Can I Give You Some Feedback?
The single best thing anyone has told me (thus far) about feedback is this: if you have constructive feedback for someone, if you know a way they could do better, it is a disservice to withhold that information. (Assuming, of course, you are acting as a manager or a respected peer or a good friend, and speaking in the proper context with respect.) Having this perspective has helped me, as a manager, to get over my reluctance to share awkward feedback. I remind myself that it is (quite literally) my job and also a service.
That best thing led to the next best thing I know about feedback: feedback should be received as a gift. If someone is sharing with you how to do something better, or sharing a different perspective from which to see yourself, that’s a gift. It may not be a great gift, it may, in fact, be the feedback equivalent of an itchy awful holiday sweater, but it is still a gift. Say “Thank you” and then evaluate what you’ll do with the information — file it away, use it for immediate change, or just let it go.
After those perspective shifts, getting to where I am now (which is OK, but imperfect, and both giving and receiving feedback) and continuing to improve, is a matter of practice.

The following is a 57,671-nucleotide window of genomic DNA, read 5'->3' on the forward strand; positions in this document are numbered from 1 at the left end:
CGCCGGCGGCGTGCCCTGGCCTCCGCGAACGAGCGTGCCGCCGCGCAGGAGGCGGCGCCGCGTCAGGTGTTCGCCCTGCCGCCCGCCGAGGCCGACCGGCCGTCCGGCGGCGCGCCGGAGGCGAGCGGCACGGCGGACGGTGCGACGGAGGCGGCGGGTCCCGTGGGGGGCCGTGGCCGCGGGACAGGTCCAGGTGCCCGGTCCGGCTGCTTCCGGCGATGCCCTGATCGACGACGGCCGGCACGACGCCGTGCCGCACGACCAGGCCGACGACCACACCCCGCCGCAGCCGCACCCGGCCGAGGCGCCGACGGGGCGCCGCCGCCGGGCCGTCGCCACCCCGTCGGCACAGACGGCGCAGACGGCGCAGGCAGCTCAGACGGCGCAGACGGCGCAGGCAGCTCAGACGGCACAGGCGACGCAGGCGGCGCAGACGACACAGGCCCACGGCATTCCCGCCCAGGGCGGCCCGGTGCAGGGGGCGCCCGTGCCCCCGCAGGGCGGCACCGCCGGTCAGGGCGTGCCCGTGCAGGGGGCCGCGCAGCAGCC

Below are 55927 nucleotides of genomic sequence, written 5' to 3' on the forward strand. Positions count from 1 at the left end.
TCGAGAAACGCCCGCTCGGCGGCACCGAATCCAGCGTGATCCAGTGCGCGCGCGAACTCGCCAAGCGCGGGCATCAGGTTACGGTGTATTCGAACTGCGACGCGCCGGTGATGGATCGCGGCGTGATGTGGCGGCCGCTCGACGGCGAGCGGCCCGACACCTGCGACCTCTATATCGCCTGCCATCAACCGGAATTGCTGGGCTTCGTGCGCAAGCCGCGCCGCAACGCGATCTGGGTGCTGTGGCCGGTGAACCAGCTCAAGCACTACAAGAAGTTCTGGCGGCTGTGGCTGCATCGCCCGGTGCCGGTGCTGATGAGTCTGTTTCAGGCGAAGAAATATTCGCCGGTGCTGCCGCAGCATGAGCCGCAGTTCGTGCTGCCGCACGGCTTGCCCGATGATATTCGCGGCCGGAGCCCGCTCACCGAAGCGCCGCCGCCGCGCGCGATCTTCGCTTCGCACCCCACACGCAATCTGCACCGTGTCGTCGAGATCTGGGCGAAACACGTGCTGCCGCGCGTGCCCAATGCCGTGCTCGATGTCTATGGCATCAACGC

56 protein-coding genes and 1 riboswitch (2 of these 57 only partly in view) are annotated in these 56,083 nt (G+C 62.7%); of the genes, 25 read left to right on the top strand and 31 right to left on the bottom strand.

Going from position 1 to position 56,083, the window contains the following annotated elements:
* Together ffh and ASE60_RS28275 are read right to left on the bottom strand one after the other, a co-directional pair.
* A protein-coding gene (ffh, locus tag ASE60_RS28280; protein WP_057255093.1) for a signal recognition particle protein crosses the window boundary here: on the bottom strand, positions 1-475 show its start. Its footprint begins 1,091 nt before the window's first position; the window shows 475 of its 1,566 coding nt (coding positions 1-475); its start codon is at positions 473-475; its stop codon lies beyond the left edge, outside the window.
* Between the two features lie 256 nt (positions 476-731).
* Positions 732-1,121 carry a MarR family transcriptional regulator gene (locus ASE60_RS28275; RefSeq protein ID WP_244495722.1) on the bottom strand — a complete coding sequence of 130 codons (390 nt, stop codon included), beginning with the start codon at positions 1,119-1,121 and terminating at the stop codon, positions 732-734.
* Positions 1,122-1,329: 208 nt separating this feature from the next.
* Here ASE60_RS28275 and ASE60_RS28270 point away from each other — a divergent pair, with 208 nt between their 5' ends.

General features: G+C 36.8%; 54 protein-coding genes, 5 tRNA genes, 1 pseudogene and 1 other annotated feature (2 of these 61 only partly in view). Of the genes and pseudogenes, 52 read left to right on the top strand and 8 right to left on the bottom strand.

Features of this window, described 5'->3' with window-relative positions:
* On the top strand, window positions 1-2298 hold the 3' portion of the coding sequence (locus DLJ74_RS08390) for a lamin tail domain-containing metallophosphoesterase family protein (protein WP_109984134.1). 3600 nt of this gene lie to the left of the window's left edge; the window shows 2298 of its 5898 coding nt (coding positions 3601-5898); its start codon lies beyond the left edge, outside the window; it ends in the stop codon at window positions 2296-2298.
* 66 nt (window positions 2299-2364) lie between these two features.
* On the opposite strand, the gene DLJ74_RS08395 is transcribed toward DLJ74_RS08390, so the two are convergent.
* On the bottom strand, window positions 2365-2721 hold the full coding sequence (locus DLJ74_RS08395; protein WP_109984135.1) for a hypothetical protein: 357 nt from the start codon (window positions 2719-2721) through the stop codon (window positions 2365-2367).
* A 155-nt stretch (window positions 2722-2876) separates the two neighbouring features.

Practice good employee feedback structure:
- feedback should be frequent, and as close to immediate as reasonable
- feedback should be mostly positive
- feedback should be a part of an ongoing conversation and trusted relationship (built through good communication, one-on-ones, etc.)
- check to see if it’s a good time before barging ahead (“Can I give you some feedback?”)
- state observations — what you saw
- asked questions — what did your employee think, plan, expereince? how did the situation happen?
- then the impact of what you saw
- then what you’d like to see
- offer support and follow-through
Practice difficult feedback in the mirror (or with a friend) if it helps.
And for the harder, more personal side:
Practice soliciting feedback. Asking.
Practice taking a breath before evaluating if (and how) I choose to change.
Practice being willing to change.
Practice saying “Thank you.”
This piece was inspired by the Support Driven Writing Challenge — third topic, Feedback. Support Driven is chock-full of geeks and people-lovers who help each other stay sane and do our best work. Thanks, all.